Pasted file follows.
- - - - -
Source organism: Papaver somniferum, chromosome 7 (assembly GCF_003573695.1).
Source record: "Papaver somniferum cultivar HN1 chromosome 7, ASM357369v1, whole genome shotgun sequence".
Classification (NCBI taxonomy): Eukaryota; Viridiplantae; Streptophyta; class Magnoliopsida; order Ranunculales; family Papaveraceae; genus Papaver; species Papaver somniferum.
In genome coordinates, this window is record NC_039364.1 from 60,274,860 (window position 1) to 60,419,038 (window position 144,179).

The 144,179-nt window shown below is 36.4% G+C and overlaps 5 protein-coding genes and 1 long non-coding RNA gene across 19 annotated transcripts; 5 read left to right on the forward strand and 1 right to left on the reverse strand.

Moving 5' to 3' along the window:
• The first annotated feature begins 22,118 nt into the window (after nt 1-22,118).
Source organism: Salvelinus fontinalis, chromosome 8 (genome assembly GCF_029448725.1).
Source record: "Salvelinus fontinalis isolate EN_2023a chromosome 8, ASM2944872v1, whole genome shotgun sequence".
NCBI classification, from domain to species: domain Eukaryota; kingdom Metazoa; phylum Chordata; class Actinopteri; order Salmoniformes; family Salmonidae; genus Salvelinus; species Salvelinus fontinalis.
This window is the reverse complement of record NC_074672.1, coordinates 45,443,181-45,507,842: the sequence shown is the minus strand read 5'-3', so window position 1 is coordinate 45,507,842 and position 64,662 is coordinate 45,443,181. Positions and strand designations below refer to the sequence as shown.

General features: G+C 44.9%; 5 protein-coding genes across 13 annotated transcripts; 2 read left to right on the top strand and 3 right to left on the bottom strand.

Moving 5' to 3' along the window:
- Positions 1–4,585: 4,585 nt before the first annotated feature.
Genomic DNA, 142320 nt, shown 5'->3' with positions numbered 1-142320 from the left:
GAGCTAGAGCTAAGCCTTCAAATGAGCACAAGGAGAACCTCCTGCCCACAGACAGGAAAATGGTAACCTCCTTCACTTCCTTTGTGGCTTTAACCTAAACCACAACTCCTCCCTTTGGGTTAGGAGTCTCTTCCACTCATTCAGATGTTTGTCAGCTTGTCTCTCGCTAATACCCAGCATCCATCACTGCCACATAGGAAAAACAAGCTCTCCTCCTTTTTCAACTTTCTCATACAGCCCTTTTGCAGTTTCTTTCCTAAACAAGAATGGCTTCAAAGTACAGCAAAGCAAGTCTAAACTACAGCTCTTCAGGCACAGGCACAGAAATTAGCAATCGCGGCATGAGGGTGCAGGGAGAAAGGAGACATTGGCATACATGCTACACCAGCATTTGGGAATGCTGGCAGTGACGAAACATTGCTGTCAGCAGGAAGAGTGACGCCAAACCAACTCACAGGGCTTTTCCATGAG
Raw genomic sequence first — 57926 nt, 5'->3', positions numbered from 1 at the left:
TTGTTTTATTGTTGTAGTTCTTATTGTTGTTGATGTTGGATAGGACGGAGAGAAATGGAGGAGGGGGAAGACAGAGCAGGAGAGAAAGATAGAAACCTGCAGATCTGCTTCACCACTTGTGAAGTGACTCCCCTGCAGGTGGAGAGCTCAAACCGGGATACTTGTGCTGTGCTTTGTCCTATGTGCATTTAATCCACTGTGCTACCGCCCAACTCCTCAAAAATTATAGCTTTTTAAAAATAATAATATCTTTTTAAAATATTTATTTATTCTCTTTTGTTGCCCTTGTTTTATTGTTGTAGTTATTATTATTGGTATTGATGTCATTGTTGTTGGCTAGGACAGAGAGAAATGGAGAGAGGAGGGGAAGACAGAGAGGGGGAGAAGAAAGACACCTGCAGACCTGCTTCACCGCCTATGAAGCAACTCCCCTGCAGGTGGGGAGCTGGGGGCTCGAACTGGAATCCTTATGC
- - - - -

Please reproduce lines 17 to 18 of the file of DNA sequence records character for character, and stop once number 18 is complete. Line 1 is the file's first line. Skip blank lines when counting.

Raw genomic sequence first — 57926 nt, 5'->3', positions numbered from 1 at the left:
TTGTTTTATTGTTGTAGTTCTTATTGTTGTTGATGTTGGATAGGACGGAGAGAAATGGAGGAGGGGGAAGACAGAGCAGGAGAGAAAGATAGAAACCTGCAGATCTGCTTCACCACTTGTGAAGTGACTCCCCTGCAGGTGGAGAGCTCAAACCGGGATACTTGTGCTGTGCTTTGTCCTATGTGCATTTAATCCACTGTGCTACCGCCCAACTCCTCAAAAATTATAGCTTTTTAAAAATAATAATATCTTTTTAAAATATTTATTTATTCTCTTTTGTTGCCCTTGTTTTATTGTTGTAGTTATTATTATTGGTATTGATGTCATTGTTGTTGGCTAGGACAGAGAGAAATGGAGAGAGGAGGGGAAGACAGAGAGGGGGAGAAGAAAGACACCTGCAGACCTGCTTCACCGCCTATGAAGCAACTCCCCTGCAGGTGGGGAGCTGGGGGCTCGAACTGGAATCCTTATGC